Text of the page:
If you don't have the option to backup or export the database directly through the control panel, you may have access to phpMyAdmin where there is a feature to export the whole database.
Tip: This screenshot shows typically where a database will be located, allowing you to perform the backup
Now that the database has been backed up, you can go ahead and backup the main website files generally located in the public_html folder. This folder can be usually found in a section such as ‘File Manager’, where you can view all the files that make up your website. Select public_html and choose backup/export/compress and extract the folder into a zip file, which will be used later.
Once the zipped backup has been created, you will need to download this to your local computer.
Tip: This is what the inside of public_html for a WP website looks like so you can make sure its the correct folder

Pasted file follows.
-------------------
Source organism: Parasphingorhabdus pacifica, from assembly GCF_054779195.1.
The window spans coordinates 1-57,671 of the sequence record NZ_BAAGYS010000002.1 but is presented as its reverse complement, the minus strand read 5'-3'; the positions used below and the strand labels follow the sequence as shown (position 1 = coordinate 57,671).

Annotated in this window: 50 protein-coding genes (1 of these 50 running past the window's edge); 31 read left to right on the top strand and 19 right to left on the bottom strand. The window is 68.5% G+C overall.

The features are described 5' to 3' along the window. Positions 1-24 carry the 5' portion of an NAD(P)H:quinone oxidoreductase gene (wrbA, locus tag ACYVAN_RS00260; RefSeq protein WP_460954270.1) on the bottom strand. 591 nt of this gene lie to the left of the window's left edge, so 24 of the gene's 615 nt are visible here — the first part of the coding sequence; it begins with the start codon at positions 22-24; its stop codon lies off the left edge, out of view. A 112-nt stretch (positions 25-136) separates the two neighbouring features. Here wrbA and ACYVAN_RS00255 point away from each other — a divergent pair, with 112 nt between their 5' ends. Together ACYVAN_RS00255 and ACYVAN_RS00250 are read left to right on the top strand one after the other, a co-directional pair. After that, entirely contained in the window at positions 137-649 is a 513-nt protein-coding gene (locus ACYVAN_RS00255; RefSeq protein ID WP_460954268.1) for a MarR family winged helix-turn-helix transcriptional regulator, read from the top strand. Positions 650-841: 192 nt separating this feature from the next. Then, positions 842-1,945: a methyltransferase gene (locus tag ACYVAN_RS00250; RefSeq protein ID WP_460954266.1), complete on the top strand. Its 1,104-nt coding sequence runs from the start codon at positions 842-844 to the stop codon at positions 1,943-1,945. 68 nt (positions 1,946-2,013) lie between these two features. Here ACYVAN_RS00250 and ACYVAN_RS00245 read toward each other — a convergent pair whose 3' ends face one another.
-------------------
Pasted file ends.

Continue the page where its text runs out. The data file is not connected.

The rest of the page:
At this stage, it's important to ensure that you can successfully access the clients account and cPanel. This can be found under the Service => My Services => Select Hosting Package => "Log in to cPanel section" of our portal. Once you've confirmed that this is accessible and the hosting package is live, you can navigate into the cPanel and begin the migration.
If you haven't yet got your hosting up and running, click here to see our range of cPanel web hosting plans which all run on superfast SSD's, have a free SSL for every website, and include daily automatic backups
Tip: As you can see here, this is where you can access the clients cPanel (Login to cPanel)
The branches of PHP have their own lifecycle and are supported up until certain dates so it’s imperative that you check the latest version of PHP for compatibility and vulnerabilities. Certain features may be deprecated or no longer supported/functional in newer versions. Make sure you read through the htaccess file in public_html too to see if there are any old rules that affect the PHP version.
Tip: Here is a handy link you can use to check the current version of PHP https://www.php.net/supported-versions.php